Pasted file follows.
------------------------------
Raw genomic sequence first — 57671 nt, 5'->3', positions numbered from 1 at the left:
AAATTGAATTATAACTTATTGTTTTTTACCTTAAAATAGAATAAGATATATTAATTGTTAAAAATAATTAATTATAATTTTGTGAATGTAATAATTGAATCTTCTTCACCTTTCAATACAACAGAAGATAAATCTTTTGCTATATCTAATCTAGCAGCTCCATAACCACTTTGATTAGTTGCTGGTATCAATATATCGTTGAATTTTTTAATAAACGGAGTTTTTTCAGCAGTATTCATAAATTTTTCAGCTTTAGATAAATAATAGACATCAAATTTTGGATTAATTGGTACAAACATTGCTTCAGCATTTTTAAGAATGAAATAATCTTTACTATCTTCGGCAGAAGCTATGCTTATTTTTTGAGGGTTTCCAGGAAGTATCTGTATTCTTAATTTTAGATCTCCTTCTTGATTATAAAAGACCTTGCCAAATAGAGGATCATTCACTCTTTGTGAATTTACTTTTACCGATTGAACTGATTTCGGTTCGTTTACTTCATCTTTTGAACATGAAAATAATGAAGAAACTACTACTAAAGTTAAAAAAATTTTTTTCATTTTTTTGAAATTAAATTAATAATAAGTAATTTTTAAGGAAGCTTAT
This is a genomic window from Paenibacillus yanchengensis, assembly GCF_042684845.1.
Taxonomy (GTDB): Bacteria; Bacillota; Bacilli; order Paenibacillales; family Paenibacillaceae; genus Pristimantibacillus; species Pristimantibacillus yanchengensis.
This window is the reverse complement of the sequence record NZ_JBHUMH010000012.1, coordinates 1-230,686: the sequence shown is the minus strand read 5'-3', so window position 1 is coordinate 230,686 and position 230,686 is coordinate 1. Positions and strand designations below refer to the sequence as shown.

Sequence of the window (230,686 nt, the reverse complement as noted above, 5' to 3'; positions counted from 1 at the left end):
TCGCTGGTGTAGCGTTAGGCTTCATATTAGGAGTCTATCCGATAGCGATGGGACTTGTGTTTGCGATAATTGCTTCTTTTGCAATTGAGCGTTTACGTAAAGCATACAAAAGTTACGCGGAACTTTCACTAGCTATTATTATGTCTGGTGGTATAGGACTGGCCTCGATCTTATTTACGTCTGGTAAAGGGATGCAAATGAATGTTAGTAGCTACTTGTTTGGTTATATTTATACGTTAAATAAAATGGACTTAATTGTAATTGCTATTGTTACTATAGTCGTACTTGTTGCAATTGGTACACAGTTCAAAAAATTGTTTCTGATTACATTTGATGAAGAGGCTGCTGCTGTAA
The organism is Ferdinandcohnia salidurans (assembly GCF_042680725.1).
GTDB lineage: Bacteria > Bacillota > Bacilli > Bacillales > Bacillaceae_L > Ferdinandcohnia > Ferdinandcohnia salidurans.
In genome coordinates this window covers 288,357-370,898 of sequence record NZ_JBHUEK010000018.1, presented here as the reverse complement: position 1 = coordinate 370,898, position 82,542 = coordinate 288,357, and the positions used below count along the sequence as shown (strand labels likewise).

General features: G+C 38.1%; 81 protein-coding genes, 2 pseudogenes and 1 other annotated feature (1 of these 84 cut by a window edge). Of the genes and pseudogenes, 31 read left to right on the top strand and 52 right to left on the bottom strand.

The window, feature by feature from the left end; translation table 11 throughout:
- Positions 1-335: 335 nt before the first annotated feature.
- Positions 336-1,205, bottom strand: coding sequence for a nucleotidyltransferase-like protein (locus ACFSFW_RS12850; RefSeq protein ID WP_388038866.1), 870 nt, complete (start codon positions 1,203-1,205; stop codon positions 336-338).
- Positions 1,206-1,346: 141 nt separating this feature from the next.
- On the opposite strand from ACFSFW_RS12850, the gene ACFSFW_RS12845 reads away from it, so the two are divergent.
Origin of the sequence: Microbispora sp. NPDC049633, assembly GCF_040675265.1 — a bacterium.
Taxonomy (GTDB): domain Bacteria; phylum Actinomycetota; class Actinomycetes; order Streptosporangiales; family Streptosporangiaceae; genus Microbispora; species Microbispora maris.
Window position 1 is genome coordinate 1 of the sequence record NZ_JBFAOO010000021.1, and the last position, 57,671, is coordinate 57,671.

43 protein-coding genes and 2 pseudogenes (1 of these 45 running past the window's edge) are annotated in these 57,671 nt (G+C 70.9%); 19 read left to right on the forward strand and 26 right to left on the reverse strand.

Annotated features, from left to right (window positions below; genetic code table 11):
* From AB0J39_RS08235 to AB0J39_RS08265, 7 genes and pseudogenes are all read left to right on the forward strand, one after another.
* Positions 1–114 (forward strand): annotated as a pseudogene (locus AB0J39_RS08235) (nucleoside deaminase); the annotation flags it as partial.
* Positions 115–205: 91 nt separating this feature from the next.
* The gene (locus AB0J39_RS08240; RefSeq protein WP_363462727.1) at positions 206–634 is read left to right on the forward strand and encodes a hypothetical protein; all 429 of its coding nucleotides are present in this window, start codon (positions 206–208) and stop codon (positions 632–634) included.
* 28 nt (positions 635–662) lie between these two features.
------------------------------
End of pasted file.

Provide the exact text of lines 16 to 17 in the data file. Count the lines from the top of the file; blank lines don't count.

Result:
- On the opposite strand from ACFSFW_RS12850, the gene ACFSFW_RS12845 reads away from it, so the two are divergent.
Origin of the sequence: Microbispora sp. NPDC049633, assembly GCF_040675265.1 — a bacterium.